Lloyd R. Cohen
Kevin Wick / Longview Photography

Lloyd R. Cohen, professor of law at George Mason University, says: "The market I propose is one in which healthy individuals might contract for the sale of their organs and tissue for delivery after their death. If the vendors' organs are retrieved and transplanted, a payment in the range of $5,000 for each major organ would be made to a person or institution chosen by the donor. ... In an options market, organs would only be acquired from the dead. No one need be induced or even permitted to sacrifice his health or bodily integrity for money. The donation of the organs of the deceased by both rich and poor is currently strongly encouraged, precisely because most of us believe that surrendering the organ represents no sacrifice to the donor."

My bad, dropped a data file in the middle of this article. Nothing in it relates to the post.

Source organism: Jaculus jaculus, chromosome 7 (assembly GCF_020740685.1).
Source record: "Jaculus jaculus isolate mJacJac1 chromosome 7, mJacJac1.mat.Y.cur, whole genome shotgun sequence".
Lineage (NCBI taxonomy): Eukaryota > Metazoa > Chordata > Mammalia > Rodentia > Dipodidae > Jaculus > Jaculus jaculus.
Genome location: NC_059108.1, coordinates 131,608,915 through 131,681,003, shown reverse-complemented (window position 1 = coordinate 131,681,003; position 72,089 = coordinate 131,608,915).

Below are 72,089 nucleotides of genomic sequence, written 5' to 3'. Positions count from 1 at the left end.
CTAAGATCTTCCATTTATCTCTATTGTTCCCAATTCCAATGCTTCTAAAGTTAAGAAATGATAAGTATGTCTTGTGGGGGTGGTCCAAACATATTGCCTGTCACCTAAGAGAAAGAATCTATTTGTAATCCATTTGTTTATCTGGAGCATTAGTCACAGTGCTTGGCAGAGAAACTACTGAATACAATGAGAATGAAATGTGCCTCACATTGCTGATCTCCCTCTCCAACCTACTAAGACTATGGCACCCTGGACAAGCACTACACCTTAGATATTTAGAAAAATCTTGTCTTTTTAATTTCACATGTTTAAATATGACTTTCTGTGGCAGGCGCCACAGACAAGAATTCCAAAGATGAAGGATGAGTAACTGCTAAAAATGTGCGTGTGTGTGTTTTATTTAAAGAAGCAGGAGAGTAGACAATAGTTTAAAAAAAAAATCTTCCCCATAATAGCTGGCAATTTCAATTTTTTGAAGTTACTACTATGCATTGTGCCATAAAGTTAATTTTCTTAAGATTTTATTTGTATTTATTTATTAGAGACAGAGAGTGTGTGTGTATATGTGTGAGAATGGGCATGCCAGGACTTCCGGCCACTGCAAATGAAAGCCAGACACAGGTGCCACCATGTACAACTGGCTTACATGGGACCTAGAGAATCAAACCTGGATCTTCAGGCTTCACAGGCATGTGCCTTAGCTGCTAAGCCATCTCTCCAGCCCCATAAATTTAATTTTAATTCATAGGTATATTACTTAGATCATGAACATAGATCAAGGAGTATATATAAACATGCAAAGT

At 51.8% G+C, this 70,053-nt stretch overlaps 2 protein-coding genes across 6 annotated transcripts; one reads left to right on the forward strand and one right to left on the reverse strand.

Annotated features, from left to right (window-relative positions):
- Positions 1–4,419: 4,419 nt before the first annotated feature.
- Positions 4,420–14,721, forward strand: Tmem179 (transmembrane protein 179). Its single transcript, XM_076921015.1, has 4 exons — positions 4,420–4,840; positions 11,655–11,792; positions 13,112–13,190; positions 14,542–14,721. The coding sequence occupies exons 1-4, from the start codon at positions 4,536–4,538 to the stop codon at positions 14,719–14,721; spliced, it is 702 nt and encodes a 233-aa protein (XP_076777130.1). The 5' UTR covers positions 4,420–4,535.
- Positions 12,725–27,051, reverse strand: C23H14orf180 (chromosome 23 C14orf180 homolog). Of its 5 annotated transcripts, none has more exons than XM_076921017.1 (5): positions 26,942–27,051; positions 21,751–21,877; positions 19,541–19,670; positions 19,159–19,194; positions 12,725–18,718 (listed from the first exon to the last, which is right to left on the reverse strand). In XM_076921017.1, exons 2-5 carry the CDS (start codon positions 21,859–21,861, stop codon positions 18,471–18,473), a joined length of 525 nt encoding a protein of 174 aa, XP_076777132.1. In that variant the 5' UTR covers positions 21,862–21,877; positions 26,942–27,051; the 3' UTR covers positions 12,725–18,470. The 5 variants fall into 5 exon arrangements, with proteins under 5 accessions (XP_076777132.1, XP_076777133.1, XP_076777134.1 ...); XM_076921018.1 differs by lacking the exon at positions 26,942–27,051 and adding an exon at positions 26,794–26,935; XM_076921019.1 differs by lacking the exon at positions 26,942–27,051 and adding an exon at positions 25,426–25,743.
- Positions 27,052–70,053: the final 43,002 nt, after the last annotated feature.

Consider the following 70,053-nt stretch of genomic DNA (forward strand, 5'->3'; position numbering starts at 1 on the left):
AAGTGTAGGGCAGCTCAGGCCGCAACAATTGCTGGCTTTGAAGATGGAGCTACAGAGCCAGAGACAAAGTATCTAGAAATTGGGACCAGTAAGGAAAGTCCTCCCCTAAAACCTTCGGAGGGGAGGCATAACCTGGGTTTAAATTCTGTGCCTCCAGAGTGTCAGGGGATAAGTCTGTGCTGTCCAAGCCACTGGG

James Childress
Kevin Wick / Longview Photography

James Childress, professor of ethics at the University of Virginia and chairman of the Institute of Medicine committee that produced the 2006 report "Organ Donation: Opportunities for Action," says: "There are strong reasons to believe that compensation for cadaveric organs won't increase the supply. Imagine a futures market in organs where individuals contract to provide their organs after their deaths, and in return receive a payment now, or designate the payment to be provided after their deaths to their families or to a charity. ... Well, consider that many people don't sign donor cards now because of distrust or mistrust. They worry about being declared dead prematurely, or even having their deaths hastened, if they have signed a donor card. Well, they would certainly be reluctant to enter a futures market, to sign a futures contract, when the only barrier to the delivery of their organs is the fact that they're not dead yet."

Francis Delmonico
Kevin Wick / Longview Photography